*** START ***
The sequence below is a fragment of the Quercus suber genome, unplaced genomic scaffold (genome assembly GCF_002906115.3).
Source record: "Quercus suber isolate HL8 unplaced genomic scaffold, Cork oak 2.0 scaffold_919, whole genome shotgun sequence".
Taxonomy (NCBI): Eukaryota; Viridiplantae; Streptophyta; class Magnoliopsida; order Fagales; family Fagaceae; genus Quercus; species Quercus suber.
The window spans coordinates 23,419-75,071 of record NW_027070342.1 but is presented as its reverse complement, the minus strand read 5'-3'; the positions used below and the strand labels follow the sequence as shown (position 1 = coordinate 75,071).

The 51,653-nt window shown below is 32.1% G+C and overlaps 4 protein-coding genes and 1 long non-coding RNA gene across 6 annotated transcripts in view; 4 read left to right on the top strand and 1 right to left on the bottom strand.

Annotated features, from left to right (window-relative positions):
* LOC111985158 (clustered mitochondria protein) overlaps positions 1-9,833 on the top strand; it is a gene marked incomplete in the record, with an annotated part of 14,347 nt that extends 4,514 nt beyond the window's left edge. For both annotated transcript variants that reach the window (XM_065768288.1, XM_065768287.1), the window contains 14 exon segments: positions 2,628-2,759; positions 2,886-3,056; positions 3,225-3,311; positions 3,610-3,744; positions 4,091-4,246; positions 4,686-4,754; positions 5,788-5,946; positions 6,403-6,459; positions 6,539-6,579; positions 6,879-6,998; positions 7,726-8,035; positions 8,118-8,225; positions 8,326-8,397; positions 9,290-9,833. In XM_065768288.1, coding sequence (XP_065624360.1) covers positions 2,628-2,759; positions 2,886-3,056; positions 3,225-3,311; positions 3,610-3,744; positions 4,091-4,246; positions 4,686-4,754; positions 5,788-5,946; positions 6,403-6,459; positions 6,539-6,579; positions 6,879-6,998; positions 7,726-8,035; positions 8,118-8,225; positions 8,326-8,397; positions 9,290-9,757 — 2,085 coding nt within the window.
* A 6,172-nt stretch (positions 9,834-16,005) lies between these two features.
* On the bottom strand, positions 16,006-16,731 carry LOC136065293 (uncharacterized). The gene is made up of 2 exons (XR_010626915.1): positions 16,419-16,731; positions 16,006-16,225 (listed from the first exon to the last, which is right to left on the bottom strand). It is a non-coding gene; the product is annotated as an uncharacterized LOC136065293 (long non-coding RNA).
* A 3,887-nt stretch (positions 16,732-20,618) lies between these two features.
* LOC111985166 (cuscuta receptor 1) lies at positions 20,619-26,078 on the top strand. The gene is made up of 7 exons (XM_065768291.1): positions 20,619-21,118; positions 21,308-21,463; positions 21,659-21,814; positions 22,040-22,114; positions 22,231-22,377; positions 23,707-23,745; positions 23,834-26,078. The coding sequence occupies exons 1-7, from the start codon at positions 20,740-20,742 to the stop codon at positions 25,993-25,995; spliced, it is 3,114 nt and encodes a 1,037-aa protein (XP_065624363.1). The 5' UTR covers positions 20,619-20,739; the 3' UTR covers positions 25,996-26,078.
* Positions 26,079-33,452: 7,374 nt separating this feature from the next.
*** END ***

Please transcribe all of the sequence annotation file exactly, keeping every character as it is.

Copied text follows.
The sequence below is a fragment of the Quercus suber genome, unplaced genomic scaffold (genome assembly GCF_002906115.3).
Source record: "Quercus suber isolate HL8 unplaced genomic scaffold, Cork oak 2.0 scaffold_919, whole genome shotgun sequence".
Taxonomy (NCBI): Eukaryota; Viridiplantae; Streptophyta; class Magnoliopsida; order Fagales; family Fagaceae; genus Quercus; species Quercus suber.
The window spans coordinates 23,419-75,071 of record NW_027070342.1 but is presented as its reverse complement, the minus strand read 5'-3'; the positions used below and the strand labels follow the sequence as shown (position 1 = coordinate 75,071).

The 51,653-nt window shown below is 32.1% G+C and overlaps 4 protein-coding genes and 1 long non-coding RNA gene across 6 annotated transcripts in view; 4 read left to right on the top strand and 1 right to left on the bottom strand.

Annotated features, from left to right (window-relative positions):
* LOC111985158 (clustered mitochondria protein) overlaps positions 1-9,833 on the top strand; it is a gene marked incomplete in the record, with an annotated part of 14,347 nt that extends 4,514 nt beyond the window's left edge. For both annotated transcript variants that reach the window (XM_065768288.1, XM_065768287.1), the window contains 14 exon segments: positions 2,628-2,759; positions 2,886-3,056; positions 3,225-3,311; positions 3,610-3,744; positions 4,091-4,246; positions 4,686-4,754; positions 5,788-5,946; positions 6,403-6,459; positions 6,539-6,579; positions 6,879-6,998; positions 7,726-8,035; positions 8,118-8,225; positions 8,326-8,397; positions 9,290-9,833. In XM_065768288.1, coding sequence (XP_065624360.1) covers positions 2,628-2,759; positions 2,886-3,056; positions 3,225-3,311; positions 3,610-3,744; positions 4,091-4,246; positions 4,686-4,754; positions 5,788-5,946; positions 6,403-6,459; positions 6,539-6,579; positions 6,879-6,998; positions 7,726-8,035; positions 8,118-8,225; positions 8,326-8,397; positions 9,290-9,757 — 2,085 coding nt within the window.
* A 6,172-nt stretch (positions 9,834-16,005) lies between these two features.
* On the bottom strand, positions 16,006-16,731 carry LOC136065293 (uncharacterized). The gene is made up of 2 exons (XR_010626915.1): positions 16,419-16,731; positions 16,006-16,225 (listed from the first exon to the last, which is right to left on the bottom strand). It is a non-coding gene; the product is annotated as an uncharacterized LOC136065293 (long non-coding RNA).
* A 3,887-nt stretch (positions 16,732-20,618) lies between these two features.
* LOC111985166 (cuscuta receptor 1) lies at positions 20,619-26,078 on the top strand. The gene is made up of 7 exons (XM_065768291.1): positions 20,619-21,118; positions 21,308-21,463; positions 21,659-21,814; positions 22,040-22,114; positions 22,231-22,377; positions 23,707-23,745; positions 23,834-26,078. The coding sequence occupies exons 1-7, from the start codon at positions 20,740-20,742 to the stop codon at positions 25,993-25,995; spliced, it is 3,114 nt and encodes a 1,037-aa protein (XP_065624363.1). The 5' UTR covers positions 20,619-20,739; the 3' UTR covers positions 25,996-26,078.
* Positions 26,079-33,452: 7,374 nt separating this feature from the next.